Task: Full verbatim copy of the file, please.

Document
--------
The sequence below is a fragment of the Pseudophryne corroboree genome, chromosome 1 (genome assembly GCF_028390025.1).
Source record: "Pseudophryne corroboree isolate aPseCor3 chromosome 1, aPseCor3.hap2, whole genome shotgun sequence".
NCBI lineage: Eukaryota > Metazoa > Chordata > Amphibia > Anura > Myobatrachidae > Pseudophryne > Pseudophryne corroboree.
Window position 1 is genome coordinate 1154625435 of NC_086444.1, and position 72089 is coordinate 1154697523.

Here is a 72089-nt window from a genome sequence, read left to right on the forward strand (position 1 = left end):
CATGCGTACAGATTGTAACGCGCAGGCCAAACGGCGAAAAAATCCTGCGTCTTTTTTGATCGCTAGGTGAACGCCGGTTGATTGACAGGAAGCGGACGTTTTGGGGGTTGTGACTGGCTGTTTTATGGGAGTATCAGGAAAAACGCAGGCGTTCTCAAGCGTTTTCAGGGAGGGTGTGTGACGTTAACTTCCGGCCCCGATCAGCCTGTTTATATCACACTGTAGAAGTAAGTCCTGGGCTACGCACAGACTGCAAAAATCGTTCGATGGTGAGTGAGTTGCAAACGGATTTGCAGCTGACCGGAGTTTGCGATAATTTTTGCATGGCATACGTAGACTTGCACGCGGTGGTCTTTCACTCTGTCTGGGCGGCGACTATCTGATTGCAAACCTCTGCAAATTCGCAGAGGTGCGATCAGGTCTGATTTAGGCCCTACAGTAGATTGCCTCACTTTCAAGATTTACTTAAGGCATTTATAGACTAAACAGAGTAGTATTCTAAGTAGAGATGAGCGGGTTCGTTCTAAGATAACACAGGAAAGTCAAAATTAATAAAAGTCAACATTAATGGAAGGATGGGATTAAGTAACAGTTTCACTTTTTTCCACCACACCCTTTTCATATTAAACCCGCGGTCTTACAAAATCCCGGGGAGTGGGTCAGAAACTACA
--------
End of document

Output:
The sequence below is a fragment of the Pseudophryne corroboree genome, chromosome 1 (genome assembly GCF_028390025.1).
Source record: "Pseudophryne corroboree isolate aPseCor3 chromosome 1, aPseCor3.hap2, whole genome shotgun sequence".
NCBI lineage: Eukaryota > Metazoa > Chordata > Amphibia > Anura > Myobatrachidae > Pseudophryne > Pseudophryne corroboree.
Window position 1 is genome coordinate 1154625435 of NC_086444.1, and position 72089 is coordinate 1154697523.

Here is a 72089-nt window from a genome sequence, read left to right on the forward strand (position 1 = left end):
CATGCGTACAGATTGTAACGCGCAGGCCAAACGGCGAAAAAATCCTGCGTCTTTTTTGATCGCTAGGTGAACGCCGGTTGATTGACAGGAAGCGGACGTTTTGGGGGTTGTGACTGGCTGTTTTATGGGAGTATCAGGAAAAACGCAGGCGTTCTCAAGCGTTTTCAGGGAGGGTGTGTGACGTTAACTTCCGGCCCCGATCAGCCTGTTTATATCACACTGTAGAAGTAAGTCCTGGGCTACGCACAGACTGCAAAAATCGTTCGATGGTGAGTGAGTTGCAAACGGATTTGCAGCTGACCGGAGTTTGCGATAATTTTTGCATGGCATACGTAGACTTGCACGCGGTGGTCTTTCACTCTGTCTGGGCGGCGACTATCTGATTGCAAACCTCTGCAAATTCGCAGAGGTGCGATCAGGTCTGATTTAGGCCCTACAGTAGATTGCCTCACTTTCAAGATTTACTTAAGGCATTTATAGACTAAACAGAGTAGTATTCTAAGTAGAGATGAGCGGGTTCGTTCTAAGATAACACAGGAAAGTCAAAATTAATAAAAGTCAACATTAATGGAAGGATGGGATTAAGTAACAGTTTCACTTTTTTCCACCACACCCTTTTCATATTAAACCCGCGGTCTTACAAAATCCCGGGGAGTGGGTCAGAAACTACA